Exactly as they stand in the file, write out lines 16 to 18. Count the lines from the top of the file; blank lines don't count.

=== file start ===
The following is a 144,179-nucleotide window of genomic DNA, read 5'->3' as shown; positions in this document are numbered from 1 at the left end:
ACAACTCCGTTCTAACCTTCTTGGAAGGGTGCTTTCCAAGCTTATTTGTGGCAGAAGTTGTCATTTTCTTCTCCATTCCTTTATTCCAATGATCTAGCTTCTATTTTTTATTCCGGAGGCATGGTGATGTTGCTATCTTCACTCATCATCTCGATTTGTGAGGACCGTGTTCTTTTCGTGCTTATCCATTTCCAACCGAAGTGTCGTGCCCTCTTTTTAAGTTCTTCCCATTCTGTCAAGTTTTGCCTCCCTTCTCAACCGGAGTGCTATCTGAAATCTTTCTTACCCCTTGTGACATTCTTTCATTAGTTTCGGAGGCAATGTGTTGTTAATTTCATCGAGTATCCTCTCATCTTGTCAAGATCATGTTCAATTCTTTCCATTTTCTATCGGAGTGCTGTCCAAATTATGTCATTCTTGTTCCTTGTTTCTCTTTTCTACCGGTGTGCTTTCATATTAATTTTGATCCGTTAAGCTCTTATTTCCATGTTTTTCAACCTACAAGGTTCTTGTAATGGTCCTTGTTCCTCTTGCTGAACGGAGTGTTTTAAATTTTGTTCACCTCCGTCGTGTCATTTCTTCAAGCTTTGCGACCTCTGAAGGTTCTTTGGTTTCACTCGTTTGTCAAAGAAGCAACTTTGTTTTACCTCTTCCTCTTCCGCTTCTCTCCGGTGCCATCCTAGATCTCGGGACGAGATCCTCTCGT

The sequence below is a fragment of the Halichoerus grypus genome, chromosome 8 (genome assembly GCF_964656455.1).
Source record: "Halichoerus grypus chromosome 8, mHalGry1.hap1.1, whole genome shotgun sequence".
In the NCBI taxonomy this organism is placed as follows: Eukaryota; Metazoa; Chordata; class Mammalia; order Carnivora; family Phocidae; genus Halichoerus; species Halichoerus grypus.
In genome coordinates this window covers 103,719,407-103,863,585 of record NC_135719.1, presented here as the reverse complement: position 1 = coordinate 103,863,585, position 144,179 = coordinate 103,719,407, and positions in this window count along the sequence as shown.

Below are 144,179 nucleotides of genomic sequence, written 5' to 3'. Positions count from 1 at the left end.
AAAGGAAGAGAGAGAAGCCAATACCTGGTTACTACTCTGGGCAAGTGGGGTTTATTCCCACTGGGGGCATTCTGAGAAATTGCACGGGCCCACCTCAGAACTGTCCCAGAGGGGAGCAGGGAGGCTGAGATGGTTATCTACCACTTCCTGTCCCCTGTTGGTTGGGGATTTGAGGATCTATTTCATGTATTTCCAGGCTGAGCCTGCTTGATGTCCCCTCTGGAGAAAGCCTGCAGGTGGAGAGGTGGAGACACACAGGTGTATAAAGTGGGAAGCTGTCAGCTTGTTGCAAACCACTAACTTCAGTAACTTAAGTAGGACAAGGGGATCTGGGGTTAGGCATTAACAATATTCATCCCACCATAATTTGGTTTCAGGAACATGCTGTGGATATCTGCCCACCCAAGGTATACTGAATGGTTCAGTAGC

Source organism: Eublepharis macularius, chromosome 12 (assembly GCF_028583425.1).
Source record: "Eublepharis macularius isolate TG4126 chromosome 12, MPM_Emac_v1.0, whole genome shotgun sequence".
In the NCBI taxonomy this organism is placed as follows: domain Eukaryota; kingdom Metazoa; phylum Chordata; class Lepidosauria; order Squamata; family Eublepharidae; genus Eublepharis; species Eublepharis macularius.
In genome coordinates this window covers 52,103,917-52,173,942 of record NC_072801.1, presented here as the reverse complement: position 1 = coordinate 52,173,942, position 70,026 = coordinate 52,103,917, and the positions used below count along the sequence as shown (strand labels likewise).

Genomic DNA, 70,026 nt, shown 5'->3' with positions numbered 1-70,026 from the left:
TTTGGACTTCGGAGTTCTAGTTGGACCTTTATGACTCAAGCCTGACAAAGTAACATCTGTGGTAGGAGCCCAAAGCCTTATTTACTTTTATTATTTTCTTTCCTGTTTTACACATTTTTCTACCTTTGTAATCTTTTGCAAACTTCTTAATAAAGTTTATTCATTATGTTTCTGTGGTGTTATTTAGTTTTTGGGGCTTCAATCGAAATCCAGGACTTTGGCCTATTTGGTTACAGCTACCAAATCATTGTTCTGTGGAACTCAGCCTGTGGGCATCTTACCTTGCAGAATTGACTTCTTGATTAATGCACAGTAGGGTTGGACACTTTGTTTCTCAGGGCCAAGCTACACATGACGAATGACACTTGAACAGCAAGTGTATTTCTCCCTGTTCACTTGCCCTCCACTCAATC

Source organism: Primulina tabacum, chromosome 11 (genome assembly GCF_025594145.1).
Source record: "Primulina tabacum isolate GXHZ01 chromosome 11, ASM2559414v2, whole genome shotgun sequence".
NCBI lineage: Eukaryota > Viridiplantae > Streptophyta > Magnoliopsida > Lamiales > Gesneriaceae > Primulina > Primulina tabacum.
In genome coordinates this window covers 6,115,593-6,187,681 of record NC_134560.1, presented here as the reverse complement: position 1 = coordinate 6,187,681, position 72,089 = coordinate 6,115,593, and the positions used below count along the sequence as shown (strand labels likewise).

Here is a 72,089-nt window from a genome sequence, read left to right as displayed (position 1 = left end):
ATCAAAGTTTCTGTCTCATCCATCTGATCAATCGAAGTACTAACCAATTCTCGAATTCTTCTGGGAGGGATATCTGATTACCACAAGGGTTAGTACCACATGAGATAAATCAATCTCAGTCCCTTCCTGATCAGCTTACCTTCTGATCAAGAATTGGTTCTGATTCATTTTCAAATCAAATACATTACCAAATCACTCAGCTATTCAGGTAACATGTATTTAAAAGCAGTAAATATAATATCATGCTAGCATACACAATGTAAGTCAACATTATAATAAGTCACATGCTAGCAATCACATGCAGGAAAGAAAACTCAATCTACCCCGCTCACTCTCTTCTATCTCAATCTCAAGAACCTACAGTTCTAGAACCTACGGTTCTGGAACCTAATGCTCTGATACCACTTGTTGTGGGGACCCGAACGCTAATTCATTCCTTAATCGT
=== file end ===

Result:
Source record: "Primulina tabacum isolate GXHZ01 chromosome 11, ASM2559414v2, whole genome shotgun sequence".
NCBI lineage: Eukaryota > Viridiplantae > Streptophyta > Magnoliopsida > Lamiales > Gesneriaceae > Primulina > Primulina tabacum.
In genome coordinates this window covers 6,115,593-6,187,681 of record NC_134560.1, presented here as the reverse complement: position 1 = coordinate 6,187,681, position 72,089 = coordinate 6,115,593, and the positions used below count along the sequence as shown (strand labels likewise).